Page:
Convergence and fragmentation: legal research, legal informatics and legal education

Paul Maharg

Abstract


Fragmentation and convergence are two discoursal lenses that have been used to view changes that have taken place in the domains of legal services, the legal profession, regulation and legal education.  While they may appear orthogonal, the relationships between them are intimate, sophisticated, constantly shifting and require much more analysis.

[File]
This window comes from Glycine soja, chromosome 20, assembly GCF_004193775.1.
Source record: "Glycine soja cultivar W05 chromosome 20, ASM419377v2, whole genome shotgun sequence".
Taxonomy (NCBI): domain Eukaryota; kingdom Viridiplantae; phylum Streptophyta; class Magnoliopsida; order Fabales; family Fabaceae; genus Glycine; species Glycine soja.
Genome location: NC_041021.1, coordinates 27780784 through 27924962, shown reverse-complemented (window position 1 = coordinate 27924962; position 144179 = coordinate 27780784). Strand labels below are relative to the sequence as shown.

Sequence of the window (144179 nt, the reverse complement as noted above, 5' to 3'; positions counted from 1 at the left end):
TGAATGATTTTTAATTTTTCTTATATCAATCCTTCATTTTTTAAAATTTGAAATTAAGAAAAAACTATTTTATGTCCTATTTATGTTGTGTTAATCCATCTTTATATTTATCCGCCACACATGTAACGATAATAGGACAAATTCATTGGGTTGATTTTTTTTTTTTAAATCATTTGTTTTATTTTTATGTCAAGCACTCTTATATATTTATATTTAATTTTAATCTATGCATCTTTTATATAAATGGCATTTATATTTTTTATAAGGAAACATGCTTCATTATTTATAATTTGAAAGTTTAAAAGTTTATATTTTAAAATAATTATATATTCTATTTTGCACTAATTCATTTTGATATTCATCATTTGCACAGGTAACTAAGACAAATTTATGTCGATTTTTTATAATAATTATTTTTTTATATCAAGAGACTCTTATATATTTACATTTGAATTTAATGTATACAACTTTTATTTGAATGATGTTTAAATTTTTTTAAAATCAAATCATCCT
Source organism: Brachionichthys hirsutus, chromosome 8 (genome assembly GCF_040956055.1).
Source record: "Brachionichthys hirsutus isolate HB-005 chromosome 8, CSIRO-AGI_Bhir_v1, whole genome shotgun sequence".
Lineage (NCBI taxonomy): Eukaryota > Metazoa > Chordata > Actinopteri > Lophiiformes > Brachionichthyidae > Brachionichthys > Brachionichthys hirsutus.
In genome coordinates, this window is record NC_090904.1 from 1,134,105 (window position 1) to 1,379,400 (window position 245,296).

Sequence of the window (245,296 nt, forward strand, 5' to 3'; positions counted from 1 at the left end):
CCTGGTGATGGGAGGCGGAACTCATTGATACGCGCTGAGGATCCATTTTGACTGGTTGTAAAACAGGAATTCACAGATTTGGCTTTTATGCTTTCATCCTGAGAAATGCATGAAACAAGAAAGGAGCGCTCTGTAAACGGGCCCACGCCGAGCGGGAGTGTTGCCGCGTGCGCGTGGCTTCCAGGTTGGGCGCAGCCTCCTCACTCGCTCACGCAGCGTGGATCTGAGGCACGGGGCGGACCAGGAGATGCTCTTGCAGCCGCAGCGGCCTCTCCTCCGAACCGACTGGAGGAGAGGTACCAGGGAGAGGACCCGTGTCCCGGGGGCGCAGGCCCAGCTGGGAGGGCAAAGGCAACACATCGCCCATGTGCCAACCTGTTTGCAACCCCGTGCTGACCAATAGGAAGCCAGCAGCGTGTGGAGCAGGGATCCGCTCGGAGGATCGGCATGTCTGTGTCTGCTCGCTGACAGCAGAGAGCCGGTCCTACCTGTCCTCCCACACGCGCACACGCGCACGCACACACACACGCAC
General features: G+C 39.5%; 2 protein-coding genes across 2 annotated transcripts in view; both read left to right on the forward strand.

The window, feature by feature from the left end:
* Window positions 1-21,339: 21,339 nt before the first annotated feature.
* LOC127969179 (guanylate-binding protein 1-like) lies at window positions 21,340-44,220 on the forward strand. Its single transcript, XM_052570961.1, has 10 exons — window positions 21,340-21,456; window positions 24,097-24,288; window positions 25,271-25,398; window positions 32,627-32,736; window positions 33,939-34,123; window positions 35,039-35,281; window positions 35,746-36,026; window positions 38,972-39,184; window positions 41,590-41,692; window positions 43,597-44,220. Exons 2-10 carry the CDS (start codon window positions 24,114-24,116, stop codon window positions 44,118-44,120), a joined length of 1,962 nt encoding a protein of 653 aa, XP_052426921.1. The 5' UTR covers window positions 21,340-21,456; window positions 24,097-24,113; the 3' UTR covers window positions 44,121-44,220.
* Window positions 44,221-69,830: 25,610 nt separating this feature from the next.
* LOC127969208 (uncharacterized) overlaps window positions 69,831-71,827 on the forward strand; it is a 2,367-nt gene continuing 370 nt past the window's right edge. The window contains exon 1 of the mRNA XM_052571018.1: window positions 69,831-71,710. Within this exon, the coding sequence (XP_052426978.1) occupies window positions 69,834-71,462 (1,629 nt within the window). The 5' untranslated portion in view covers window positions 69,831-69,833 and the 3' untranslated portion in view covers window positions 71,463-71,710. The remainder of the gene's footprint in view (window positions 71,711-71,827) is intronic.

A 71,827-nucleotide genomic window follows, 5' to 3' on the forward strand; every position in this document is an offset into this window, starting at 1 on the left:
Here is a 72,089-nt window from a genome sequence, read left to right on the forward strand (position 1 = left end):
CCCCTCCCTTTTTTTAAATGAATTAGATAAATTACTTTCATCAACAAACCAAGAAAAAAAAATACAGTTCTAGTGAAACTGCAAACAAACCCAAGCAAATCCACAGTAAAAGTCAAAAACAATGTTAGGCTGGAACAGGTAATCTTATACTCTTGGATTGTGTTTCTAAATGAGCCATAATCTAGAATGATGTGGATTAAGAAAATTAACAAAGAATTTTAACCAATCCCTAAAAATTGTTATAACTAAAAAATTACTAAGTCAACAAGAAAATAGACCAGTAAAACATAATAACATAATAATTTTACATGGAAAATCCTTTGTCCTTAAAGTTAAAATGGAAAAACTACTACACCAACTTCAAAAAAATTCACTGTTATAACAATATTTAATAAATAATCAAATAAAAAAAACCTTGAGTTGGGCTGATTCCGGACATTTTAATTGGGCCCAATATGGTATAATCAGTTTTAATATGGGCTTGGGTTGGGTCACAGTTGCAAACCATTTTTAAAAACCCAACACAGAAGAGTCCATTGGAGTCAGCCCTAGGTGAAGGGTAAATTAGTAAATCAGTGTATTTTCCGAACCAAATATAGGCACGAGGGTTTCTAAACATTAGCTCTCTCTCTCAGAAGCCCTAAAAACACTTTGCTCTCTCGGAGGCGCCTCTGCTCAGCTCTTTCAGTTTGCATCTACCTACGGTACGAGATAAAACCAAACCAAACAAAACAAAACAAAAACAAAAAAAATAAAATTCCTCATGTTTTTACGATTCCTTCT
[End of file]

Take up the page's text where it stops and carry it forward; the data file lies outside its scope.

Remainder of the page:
In this paper I shall argue that law schools need to engage with both processes for they are powerful actants upon the way we perceive our schools and our roles within them.  They are also powerful forces upon what and how we teach, and the nature of the knowledge that is the focus of our heuristics.  To exemplify this argument and to begin to examine its strength as a tool for analysis I shall focus on one area of legal education, namely the three fields of legal information literacies, legal informatics and legal writing.  I shall argue that the sum of the convergence of all three would significantly improve the educational effects of the parts in our curricula.  I shall explore how studies in New Media on media convergence give us models for such convergence, and can reveal the educational effects that the process may bring about.  


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